Generic name: Valacyclovir (val a SYE kloe veer)
Drug Class: Antiviral
Table of Contents
- How to Take It
- Side Effects
- Warnings & Precautions
- Drug Interactions
- Dosage & Missing a Dose
- Pregnancy or Nursing
- More Information
Valtrex (Valacyclovir) is an antiviral medication used to treat infections caused by certain viruses. It helps the body fight infection by slowing the growth and spread of the herpes virus. It is used to treat shingles (caused by herpes zoster), genital herpes, and cold sores around the mouth.
Valtrex is also a treatment for cold sores in children over the age of 12 years old and as a chickenpox medication in children who are over the age of 2 years.
This information is for educational purposes only. Not every known side effect, adverse effect, or drug interaction is in this database. If you have questions about your medicines, talk to your health care provider.
How to Take It
Valacyclovir comes as a tablet to take by mouth. It is usually taken every 8 hours (three times a day) for 7 days to treat shingles. To treat genital herpes it is usually taken twice a day for 5 days. Follow the directions on your prescription label carefully, and ask your doctor or pharmacist to explain any part you do not understand. Take valacyclovir exactly as directed. Do not take more or less of it or take it more often than prescribed by your doctor. Use this medication as soon as possible after symptoms appear.
Side effects that may occur while taking this medicine include:
- stomach pain
- joint pain
- cold symptoms, e.g., nasal congestion / runny nose / sneezing
- loss of voice
- muscle aches
Contact your doctor immediately if you experience:
- shortness of breath
- mouth sores
- skin rash
- yellowness of the skin or eyes
- blood in urine
- bleeding or bruising easily
- fast or irregular heartbeat
- bleeding gums
- difficulty speaking
- loss of consciousness
Warnings & Precautions
- Get immediate medical attention if you experience breathing difficulty, itching, rash, or swelling, or severe dizziness.
- If you are allergic to acyclovir (Zovirax), valacyclovir, or any other drugs, let your doctor know immediately.
- Inform your doctor of what medications you are currently taking, especiallyÂ probenecid (Benemid) or cimetidine (Tagamet). This also includes prescription, non-prescription, and vitamins.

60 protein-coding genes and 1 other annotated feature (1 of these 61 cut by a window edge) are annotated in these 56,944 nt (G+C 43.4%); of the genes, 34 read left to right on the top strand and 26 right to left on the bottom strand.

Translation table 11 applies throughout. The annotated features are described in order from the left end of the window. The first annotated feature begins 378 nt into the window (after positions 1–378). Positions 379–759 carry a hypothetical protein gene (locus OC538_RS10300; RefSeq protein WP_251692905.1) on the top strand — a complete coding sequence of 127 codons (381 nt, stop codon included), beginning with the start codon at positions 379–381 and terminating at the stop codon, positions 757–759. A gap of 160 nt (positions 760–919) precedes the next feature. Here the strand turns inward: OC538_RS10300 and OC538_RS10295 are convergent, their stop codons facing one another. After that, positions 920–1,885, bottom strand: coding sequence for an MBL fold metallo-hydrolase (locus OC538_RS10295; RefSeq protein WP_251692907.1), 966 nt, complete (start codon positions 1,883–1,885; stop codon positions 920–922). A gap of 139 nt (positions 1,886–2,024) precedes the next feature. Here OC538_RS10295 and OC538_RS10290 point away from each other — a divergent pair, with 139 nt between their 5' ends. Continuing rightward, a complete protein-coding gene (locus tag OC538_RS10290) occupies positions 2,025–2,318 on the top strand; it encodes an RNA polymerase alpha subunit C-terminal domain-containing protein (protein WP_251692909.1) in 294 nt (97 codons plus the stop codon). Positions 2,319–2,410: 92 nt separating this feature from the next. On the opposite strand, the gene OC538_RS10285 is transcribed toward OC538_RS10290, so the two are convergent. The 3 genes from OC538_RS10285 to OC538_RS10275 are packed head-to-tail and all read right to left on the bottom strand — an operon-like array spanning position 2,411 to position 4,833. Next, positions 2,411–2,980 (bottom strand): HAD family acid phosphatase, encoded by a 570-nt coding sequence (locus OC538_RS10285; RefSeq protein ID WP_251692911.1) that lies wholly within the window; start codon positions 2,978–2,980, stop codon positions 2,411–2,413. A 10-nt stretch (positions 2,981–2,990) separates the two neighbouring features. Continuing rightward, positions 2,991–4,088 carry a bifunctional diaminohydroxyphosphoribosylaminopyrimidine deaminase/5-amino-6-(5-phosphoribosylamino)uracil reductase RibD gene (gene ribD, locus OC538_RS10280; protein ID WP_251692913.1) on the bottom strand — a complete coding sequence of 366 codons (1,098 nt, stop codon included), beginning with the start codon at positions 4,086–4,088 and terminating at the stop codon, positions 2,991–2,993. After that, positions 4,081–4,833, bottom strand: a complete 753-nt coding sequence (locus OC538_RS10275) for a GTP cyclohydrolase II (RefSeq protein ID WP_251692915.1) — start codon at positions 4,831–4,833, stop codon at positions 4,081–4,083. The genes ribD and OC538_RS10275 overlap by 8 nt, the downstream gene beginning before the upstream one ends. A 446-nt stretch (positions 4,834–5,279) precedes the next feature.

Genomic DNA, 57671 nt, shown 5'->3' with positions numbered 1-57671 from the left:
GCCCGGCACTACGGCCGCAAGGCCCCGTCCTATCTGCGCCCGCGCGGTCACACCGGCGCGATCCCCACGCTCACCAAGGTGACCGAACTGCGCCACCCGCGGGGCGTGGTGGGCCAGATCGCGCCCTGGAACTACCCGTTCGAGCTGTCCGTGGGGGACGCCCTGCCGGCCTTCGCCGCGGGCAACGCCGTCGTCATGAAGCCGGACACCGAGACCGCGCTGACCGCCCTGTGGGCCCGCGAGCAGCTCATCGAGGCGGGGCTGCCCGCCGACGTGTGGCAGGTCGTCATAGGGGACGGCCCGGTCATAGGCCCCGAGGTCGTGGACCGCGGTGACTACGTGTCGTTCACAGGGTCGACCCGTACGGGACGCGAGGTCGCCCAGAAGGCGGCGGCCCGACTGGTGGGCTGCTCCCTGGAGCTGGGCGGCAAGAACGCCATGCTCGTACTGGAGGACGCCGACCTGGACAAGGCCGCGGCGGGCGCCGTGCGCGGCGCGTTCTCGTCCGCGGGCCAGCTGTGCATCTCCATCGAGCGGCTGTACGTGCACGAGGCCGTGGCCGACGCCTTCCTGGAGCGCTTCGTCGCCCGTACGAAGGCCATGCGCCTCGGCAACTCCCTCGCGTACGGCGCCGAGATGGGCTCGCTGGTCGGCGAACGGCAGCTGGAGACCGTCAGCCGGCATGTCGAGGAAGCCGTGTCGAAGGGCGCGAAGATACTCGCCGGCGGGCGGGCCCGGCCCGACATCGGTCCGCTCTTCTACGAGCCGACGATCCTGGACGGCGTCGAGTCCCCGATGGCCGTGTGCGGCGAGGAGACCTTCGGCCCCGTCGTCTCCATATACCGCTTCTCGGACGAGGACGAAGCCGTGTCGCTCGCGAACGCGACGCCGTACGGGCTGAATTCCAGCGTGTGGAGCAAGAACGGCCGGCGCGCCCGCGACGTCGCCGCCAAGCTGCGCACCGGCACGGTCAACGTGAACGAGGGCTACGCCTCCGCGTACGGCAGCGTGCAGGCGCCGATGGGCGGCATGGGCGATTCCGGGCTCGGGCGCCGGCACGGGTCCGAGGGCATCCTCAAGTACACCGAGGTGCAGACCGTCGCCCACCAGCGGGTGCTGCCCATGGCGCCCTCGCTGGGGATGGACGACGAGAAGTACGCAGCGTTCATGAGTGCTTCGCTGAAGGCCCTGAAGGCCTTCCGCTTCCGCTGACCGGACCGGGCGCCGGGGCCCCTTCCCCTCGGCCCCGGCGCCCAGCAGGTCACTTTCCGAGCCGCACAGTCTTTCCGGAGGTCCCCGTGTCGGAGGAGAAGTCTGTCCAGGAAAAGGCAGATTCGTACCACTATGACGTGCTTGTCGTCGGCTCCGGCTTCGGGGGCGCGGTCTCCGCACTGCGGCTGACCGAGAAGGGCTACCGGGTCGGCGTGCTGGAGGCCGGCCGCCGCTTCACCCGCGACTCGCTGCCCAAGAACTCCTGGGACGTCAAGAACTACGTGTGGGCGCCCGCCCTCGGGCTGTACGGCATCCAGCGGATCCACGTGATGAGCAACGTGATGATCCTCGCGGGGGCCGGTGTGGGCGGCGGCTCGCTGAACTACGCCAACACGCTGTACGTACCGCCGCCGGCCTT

- If you experience side effects such as: unsteady movements, mood or mental changes, difficulty speaking, or any changes in urine output, contact your doctor immediately.
- Inform your doctor if you have or have ever had kidney or liver disease, problems with your immune system, human immunodeficiency virus infection (HIV), or acquired immunodeficiency syndrome (AIDS).
- Do not give this medication to a child without first consulting your doctor.
- For an overdose, seek medical attention immediately. For non emergencies, contact your local or regional poison control center at 1-800-222-1222.
Before taking any new medicine, either prescription or over-the-counter, check with your doctor or pharmacist. This includes supplements and herbal products.
Dosage & Missed Dose
Valtrex should be taken exactly as prescribed by your doctor, usually in evenly spaced intervals. It is available in oral tablet form, in 500 mg and 1 gram. For the best results, take it at the very first sign of an outbreak.
As soon as a rash appears for chickenpox or shingles, take this medication immediately. If you feel tingling, itching or burning (e.g., cold sores or genital herpes) take this medication as soon as possible.
Take your next dose as soon as you remember. If it is time for your next dose, skip the missed dose and go back to your regular schedule. Do not double doses or take extra medicine to make up for the missed dose.
Keep this medication in the container it came in, tightly closed, and out of reach of children. Store it at room temperature and away from excess heat and moisture (preferably not in the bathroom). Throw away any medication that is outdated or no longer needed.
Valtrex should be used only when clearly needed during pregnancy. Talk to your doctor about the risks and benefits.
It can pass into breast milk, but is unlikely to harm a nursing infant. Before breast-feeding, talk with your doctor.
For more information, talk to your doctor, pharmacist or health care provider, or you can visit this website,Â https://www.nlm.nih.gov/medlineplus/druginfo/meds/a695010.html for additional information from the manufacturer of this drug.